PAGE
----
I shaved this past weekend. Not a full shave yet, but still a shave to the point where I was dragging blades across my tender face. I really wasn’t planning to shave this soon into my transition (I’ve only been on testosterone for 6 weeks), but I didn’t have a choice, really. I was chatting with a coworker this past Friday and she happened to mention that she could see my mustache. At first, I thought it was pretty cool as it meant my T was definitely working! Yet then I thought back to the people I had conversations with earlier in the day (my boss, her boss, and others) and realized that I was mortified…what if they has seen my mustache too?! I then decided that the dark hair just had to go. Having never shaved my face before, I only had Alex’s guidance to go on, in addition to his shaving cream which, unbeknownst to me, was infused with menthol. Holy hell, does that shit burn. But I survived the experience with no missed hairs, cuts, nicks, or post-shave razor burn. Even though I only shaved off the ‘stache and not my whole face, I still consider it my shaving milestone. Unfortunately, this is the beginning of the end of my hairless baby face.
In other news, everything else has been going well and progressing along nicely. I recently spoke with a member from my surgeon’s team to go over pre- and post-op care instructions as well as other surgery details. While the surgery is still just over a month away, having that conversation definitely made it more real in my head, that it’s actually going to happen. The only thing that stands in my way is a letter from my endocrinologist, the doctor I see for my Type I Diabetes.
Having T1D since I was 9, I have a pretty good handle on everything, but since I’m going to be under general anesthesia for 3 hours, the surgeon wants to have clear instructions from my endo about how to handle my insulin and other meds. The only minor issue with this is that my endocrinologist has no idea I’m trans or that I’ve started taking hormones since I last had an appointment. I’m seeing her tomorrow, so she will know in less than 24 hours. I’m a bit nervous as the practice that I go to is a city away from mine and in a very well-off and somewhat conservative area. To make it worse, in addition to providing doctors and endocrinologists, this office also does cosmetic procedures such as Botox and chemical peels—many wealthy and seemingly conservative people (not to mention attractive and thin, but that’s a different issue) go there and work there. I’ve always felt uncomfortable there even as a mere lesbian, like all heads turn to stare at me in the waiting room when I walk in. I just hope to god that the endo I’m seeing tomorrow is trans-friendly and will write me the letter that I so desperately need.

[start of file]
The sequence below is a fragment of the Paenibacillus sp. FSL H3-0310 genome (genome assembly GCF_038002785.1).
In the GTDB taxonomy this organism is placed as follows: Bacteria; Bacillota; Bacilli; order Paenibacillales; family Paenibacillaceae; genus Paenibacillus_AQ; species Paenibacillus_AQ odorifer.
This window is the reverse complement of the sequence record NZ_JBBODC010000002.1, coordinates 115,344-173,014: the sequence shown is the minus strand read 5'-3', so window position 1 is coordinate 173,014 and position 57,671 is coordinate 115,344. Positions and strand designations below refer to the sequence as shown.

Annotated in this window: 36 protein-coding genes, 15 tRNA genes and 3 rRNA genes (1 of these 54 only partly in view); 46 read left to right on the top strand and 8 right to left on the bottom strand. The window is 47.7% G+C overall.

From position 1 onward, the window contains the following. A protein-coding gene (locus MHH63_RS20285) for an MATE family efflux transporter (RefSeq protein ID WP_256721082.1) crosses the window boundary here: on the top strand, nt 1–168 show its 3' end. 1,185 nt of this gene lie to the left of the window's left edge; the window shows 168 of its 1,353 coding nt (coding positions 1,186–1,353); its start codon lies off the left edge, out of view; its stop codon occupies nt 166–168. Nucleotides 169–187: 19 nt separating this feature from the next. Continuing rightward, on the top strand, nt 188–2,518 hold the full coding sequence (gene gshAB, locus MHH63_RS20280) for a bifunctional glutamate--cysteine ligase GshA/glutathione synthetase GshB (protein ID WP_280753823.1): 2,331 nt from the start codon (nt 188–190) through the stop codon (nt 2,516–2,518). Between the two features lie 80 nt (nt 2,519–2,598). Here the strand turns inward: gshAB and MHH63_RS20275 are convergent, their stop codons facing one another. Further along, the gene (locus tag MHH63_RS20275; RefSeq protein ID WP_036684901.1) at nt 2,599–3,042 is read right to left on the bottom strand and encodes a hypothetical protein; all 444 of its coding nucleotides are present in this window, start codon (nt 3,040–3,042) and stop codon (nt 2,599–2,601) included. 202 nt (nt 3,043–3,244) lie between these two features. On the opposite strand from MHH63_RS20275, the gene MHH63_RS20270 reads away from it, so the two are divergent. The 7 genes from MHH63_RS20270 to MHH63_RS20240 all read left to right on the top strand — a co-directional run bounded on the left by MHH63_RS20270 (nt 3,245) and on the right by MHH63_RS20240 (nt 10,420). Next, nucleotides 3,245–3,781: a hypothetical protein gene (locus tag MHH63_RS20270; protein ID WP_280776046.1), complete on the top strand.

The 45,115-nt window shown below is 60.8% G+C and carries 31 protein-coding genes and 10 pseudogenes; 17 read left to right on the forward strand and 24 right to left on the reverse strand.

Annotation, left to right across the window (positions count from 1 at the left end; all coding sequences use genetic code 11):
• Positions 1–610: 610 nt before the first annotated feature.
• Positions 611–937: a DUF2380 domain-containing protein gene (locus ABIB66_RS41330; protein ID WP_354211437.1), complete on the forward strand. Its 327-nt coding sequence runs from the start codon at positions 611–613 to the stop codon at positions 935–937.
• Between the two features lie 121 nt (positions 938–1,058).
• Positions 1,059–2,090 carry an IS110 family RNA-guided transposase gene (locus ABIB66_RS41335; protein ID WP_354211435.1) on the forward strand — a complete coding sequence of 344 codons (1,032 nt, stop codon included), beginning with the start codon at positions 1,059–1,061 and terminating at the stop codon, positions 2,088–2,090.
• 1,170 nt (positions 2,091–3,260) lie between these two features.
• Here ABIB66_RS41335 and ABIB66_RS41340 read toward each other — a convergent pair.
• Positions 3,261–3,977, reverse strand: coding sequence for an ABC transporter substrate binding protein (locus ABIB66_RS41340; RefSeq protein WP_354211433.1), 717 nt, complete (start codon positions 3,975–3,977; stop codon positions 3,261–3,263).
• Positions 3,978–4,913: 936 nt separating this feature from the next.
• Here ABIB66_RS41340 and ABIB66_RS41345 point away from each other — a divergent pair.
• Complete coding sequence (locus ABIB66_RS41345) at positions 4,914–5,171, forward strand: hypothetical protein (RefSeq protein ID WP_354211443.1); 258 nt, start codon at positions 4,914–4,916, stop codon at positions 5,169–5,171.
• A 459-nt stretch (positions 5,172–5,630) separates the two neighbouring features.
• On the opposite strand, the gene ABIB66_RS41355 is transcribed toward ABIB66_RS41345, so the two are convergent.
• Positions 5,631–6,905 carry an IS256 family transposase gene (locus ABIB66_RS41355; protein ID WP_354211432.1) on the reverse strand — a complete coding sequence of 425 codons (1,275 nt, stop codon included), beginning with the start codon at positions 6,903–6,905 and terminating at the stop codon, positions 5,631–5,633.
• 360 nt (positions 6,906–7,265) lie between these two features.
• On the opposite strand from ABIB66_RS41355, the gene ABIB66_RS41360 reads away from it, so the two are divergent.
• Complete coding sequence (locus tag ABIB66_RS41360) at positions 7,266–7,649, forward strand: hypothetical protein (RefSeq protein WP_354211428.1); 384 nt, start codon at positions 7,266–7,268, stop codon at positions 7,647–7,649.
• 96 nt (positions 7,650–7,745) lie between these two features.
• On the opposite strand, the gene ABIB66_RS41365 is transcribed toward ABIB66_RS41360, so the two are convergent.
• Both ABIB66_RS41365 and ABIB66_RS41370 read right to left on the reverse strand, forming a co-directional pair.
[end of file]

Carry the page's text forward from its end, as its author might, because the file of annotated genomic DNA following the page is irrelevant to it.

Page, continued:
Posted on October 18, 2011, in General transition thoughts, Surgery and tagged diabetes, female to male, ftm, gender, gender expression, gender identity, glbtq, hormones, lgbtq, testosterone, top surgery, trans, transgender. Bookmark the permalink. 8 Comments.